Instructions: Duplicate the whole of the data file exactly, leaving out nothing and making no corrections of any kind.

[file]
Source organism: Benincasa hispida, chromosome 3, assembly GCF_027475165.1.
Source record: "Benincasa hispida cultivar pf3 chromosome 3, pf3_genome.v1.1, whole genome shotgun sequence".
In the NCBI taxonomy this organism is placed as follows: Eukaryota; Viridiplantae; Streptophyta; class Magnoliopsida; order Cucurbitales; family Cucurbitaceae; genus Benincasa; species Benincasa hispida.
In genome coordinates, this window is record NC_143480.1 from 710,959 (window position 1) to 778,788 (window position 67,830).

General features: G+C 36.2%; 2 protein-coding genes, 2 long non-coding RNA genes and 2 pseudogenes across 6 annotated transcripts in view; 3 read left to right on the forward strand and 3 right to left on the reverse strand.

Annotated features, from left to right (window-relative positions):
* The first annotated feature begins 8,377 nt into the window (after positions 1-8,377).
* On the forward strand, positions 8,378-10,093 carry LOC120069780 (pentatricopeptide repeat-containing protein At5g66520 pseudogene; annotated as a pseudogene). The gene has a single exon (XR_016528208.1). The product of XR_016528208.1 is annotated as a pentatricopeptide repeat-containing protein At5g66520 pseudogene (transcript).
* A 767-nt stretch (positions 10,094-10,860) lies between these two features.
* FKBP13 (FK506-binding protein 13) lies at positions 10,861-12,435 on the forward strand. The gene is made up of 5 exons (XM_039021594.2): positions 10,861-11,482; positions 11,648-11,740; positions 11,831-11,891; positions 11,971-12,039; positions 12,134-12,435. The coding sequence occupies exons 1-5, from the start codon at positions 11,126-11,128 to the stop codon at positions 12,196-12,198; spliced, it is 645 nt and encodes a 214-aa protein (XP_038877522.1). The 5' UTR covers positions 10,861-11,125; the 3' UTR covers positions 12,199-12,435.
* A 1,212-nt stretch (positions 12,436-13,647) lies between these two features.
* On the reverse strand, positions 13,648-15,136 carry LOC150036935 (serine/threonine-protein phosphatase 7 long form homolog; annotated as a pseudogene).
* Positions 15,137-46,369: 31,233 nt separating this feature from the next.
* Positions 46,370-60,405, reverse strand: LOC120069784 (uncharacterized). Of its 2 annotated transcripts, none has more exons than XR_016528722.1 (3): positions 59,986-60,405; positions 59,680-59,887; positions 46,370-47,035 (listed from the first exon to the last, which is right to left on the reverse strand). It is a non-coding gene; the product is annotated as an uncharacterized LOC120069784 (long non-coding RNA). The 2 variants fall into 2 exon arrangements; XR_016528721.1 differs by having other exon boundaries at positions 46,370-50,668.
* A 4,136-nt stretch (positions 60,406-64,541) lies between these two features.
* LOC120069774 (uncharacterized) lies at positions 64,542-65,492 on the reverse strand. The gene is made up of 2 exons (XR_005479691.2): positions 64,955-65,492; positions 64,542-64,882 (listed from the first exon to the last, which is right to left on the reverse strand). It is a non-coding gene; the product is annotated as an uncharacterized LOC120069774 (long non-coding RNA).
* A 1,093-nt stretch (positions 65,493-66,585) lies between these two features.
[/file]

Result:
Source organism: Benincasa hispida, chromosome 3, assembly GCF_027475165.1.
Source record: "Benincasa hispida cultivar pf3 chromosome 3, pf3_genome.v1.1, whole genome shotgun sequence".
In the NCBI taxonomy this organism is placed as follows: Eukaryota; Viridiplantae; Streptophyta; class Magnoliopsida; order Cucurbitales; family Cucurbitaceae; genus Benincasa; species Benincasa hispida.
In genome coordinates, this window is record NC_143480.1 from 710,959 (window position 1) to 778,788 (window position 67,830).

General features: G+C 36.2%; 2 protein-coding genes, 2 long non-coding RNA genes and 2 pseudogenes across 6 annotated transcripts in view; 3 read left to right on the forward strand and 3 right to left on the reverse strand.

Annotated features, from left to right (window-relative positions):
* The first annotated feature begins 8,377 nt into the window (after positions 1-8,377).
* On the forward strand, positions 8,378-10,093 carry LOC120069780 (pentatricopeptide repeat-containing protein At5g66520 pseudogene; annotated as a pseudogene). The gene has a single exon (XR_016528208.1). The product of XR_016528208.1 is annotated as a pentatricopeptide repeat-containing protein At5g66520 pseudogene (transcript).
* A 767-nt stretch (positions 10,094-10,860) lies between these two features.
* FKBP13 (FK506-binding protein 13) lies at positions 10,861-12,435 on the forward strand. The gene is made up of 5 exons (XM_039021594.2): positions 10,861-11,482; positions 11,648-11,740; positions 11,831-11,891; positions 11,971-12,039; positions 12,134-12,435. The coding sequence occupies exons 1-5, from the start codon at positions 11,126-11,128 to the stop codon at positions 12,196-12,198; spliced, it is 645 nt and encodes a 214-aa protein (XP_038877522.1). The 5' UTR covers positions 10,861-11,125; the 3' UTR covers positions 12,199-12,435.
* A 1,212-nt stretch (positions 12,436-13,647) lies between these two features.
* On the reverse strand, positions 13,648-15,136 carry LOC150036935 (serine/threonine-protein phosphatase 7 long form homolog; annotated as a pseudogene).
* Positions 15,137-46,369: 31,233 nt separating this feature from the next.
* Positions 46,370-60,405, reverse strand: LOC120069784 (uncharacterized). Of its 2 annotated transcripts, none has more exons than XR_016528722.1 (3): positions 59,986-60,405; positions 59,680-59,887; positions 46,370-47,035 (listed from the first exon to the last, which is right to left on the reverse strand). It is a non-coding gene; the product is annotated as an uncharacterized LOC120069784 (long non-coding RNA). The 2 variants fall into 2 exon arrangements; XR_016528721.1 differs by having other exon boundaries at positions 46,370-50,668.
* A 4,136-nt stretch (positions 60,406-64,541) lies between these two features.
* LOC120069774 (uncharacterized) lies at positions 64,542-65,492 on the reverse strand. The gene is made up of 2 exons (XR_005479691.2): positions 64,955-65,492; positions 64,542-64,882 (listed from the first exon to the last, which is right to left on the reverse strand). It is a non-coding gene; the product is annotated as an uncharacterized LOC120069774 (long non-coding RNA).
* A 1,093-nt stretch (positions 65,493-66,585) lies between these two features.